'It is a painful subject, sir,' he said with a firmness which the parson, who was a very young man, could not but be swayed by. 'Surely there is nothing against Sarah or me. Why should there be any bones made about the matter?' The parson said no more, and on the next day he read out the banns for the first time amidst an audible buzz from the congregation. Sarah was present, contrary to custom, and though she blushed furiously enjoyed her triumph over the other girls whose banns had not yet come. Before the week was over she began to make her wedding dress. Eric used to come and look at her at work and the sight thrilled through him. He used to say all sorts of pretty things to her at such times, and there were to both delicious moments of love-making.
The banns were read a second time on the 29th, and Eric's hope grew more and more fixed though there were to him moments of acute despair when he realised that the cup of happiness might be dashed from his lips at any moment, right up to the last. At such times he was full of passion—desperate and remorseless—and he ground his teeth and clenched his hands in a wild way as though some taint of the old Berserker fury of his ancestors still lingered in his blood. On the Thursday of that week he looked in on Sarah and found her, amid a flood of sunshine, putting finishing touches to her white wedding gown. His own heart was full of gaiety, and the sight of the woman who was so soon to be his own so occupied, filled him with a joy unspeakable, and he felt faint with languorous ecstasy. Bending over he kissed Sarah on the mouth, and then whispered in her rosy ear—
'Your wedding dress, Sarah! And for me!' As he drew back to admire her she looked up saucily, and said to him—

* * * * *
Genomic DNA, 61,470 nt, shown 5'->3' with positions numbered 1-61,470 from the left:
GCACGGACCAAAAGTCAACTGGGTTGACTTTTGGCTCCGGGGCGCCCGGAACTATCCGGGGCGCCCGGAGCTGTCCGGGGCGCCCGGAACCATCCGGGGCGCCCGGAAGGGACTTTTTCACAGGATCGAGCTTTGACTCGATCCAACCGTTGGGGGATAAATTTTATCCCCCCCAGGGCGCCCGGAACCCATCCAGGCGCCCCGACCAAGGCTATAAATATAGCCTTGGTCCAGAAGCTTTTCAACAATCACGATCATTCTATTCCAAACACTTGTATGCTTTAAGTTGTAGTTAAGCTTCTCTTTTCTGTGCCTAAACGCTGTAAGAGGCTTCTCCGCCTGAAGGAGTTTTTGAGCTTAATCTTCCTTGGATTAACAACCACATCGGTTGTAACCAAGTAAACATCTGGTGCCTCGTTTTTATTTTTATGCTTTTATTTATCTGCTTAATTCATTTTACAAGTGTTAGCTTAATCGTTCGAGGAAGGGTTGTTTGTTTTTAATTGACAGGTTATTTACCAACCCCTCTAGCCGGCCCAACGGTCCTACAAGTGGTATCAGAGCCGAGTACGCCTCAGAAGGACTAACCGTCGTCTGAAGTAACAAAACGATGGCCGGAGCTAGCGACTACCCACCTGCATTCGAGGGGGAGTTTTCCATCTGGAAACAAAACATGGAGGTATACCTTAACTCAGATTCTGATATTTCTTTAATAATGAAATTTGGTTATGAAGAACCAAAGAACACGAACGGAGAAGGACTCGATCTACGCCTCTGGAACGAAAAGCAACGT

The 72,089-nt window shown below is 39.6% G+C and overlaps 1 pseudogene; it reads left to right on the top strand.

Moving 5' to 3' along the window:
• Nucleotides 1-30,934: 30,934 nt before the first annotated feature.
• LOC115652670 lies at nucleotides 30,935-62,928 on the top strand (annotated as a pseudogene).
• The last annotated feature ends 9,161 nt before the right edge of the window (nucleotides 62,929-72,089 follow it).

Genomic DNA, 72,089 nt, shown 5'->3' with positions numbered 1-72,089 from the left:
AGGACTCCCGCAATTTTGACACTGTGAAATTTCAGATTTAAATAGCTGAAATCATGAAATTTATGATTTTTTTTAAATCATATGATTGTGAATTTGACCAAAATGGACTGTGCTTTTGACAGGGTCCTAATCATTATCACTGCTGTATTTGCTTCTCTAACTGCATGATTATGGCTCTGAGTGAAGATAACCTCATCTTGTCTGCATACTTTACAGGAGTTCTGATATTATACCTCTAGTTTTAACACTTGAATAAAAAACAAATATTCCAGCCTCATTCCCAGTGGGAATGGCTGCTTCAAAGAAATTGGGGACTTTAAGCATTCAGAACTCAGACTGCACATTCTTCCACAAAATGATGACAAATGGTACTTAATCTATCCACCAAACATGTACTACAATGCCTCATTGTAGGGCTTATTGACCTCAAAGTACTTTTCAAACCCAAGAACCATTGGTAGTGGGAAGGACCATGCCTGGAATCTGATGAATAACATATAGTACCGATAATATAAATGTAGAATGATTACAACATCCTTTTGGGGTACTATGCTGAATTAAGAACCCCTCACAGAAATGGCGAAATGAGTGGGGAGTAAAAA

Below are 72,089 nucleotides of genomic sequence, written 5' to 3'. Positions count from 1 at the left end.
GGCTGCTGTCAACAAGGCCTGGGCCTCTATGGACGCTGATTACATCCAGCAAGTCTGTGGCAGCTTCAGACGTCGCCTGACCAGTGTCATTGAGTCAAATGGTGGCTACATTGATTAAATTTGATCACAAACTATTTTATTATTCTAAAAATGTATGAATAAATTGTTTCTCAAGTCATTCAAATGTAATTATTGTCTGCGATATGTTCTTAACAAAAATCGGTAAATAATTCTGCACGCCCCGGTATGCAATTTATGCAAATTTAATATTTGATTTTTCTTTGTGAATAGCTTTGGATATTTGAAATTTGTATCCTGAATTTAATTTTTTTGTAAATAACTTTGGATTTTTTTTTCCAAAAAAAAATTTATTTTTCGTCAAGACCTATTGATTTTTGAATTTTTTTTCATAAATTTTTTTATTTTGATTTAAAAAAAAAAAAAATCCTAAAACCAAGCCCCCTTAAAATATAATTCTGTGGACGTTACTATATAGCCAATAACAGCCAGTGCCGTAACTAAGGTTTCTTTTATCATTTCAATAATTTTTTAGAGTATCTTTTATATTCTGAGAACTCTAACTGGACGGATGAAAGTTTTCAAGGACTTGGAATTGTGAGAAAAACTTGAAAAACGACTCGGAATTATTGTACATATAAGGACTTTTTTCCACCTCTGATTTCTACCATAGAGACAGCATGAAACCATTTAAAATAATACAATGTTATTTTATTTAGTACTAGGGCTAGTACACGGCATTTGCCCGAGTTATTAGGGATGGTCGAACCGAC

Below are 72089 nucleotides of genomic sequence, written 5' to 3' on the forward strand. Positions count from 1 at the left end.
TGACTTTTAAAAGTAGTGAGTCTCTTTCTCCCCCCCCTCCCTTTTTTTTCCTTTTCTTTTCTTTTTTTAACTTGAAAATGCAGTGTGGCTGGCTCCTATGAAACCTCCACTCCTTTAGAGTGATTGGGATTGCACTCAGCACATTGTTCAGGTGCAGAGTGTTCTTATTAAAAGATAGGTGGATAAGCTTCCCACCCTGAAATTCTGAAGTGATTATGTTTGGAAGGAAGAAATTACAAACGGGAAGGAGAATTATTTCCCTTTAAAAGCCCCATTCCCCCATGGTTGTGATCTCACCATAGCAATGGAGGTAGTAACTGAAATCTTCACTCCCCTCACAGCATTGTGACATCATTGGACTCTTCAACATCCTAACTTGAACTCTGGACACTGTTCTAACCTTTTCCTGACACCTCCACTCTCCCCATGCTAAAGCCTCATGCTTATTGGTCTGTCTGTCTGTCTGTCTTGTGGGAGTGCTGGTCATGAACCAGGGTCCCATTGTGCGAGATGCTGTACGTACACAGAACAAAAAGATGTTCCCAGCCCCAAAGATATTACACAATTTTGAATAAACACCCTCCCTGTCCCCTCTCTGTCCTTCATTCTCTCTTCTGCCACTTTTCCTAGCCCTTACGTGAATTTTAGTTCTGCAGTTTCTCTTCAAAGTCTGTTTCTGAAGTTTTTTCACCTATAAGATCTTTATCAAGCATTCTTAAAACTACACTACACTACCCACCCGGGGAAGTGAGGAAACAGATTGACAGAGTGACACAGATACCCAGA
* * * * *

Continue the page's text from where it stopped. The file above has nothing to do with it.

'Perhaps not for you. There is more than a week yet for Abel!' and then cried out in dismay, for with a wild gesture and a fierce oath Eric dashed out of the house, banging the door behind him. The incident disturbed Sarah more than she could have thought possible, for it awoke all her fears and doubts and indecision afresh. She cried a little, and put by her dress, and to soothe herself went out to sit for a while on the summit of the Flagstaff Rock. When she arrived she found there a little group anxiously discussing the weather. The sea was calm and the sun bright, but across the sea were strange lines of darkness and light, and close in to shore the rocks were fringed with foam, which spread out in great white curves and circles as the currents drifted. The wind had backed, and came in sharp, cold puffs. The blow-hole, which ran under the Flagstaff Rock, from the rocky bay without to the harbour within, was booming at intervals, and the seagulls were screaming ceaselessly as they wheeled about the entrance of the port.
'It looks bad,' she heard an old fisherman say to the coastguard. 'I seen it just like this once before, when the East Indiaman Coromandel went to pieces in Dizzard Bay!' Sarah did not wait to hear more. She was of a timid nature where danger was concerned, and could not bear to hear of wrecks and disasters. She went home and resumed the completion of her dress, secretly determined to appease Eric when she should meet him with a sweet apology—and to take the earliest opportunity of being even with him after her marriage. The old fisherman's weather prophecy was justified. That night at dusk a wild storm came on. The sea rose and lashed the western coasts from Skye to Scilly and left a tale of disaster everywhere. The sailors and fishermen of Pencastle all turned out on the rocks and cliffs and watched eagerly. Presently, by a flash of lightning, a 'ketch' was seen drifting under only a jib about half-a-mile outside the port. All eyes and all glasses were concentrated on her, waiting for the next flash, and when it came a chorus went up that it was the Lovely Alice, trading between Bristol and Penzance, and touching at all the little ports between. 'God help them!' said the harbour-master, 'for nothing in this world can save them when they are between Bude and Tintagel and the wind on shore!' The coastguards exerted themselves, and, aided by brave hearts and willing hands, they brought the rocket apparatus up on the summit of the Flagstaff Rock. Then they burned blue lights so that those on board might see the harbour opening in case they could make any effort to reach it.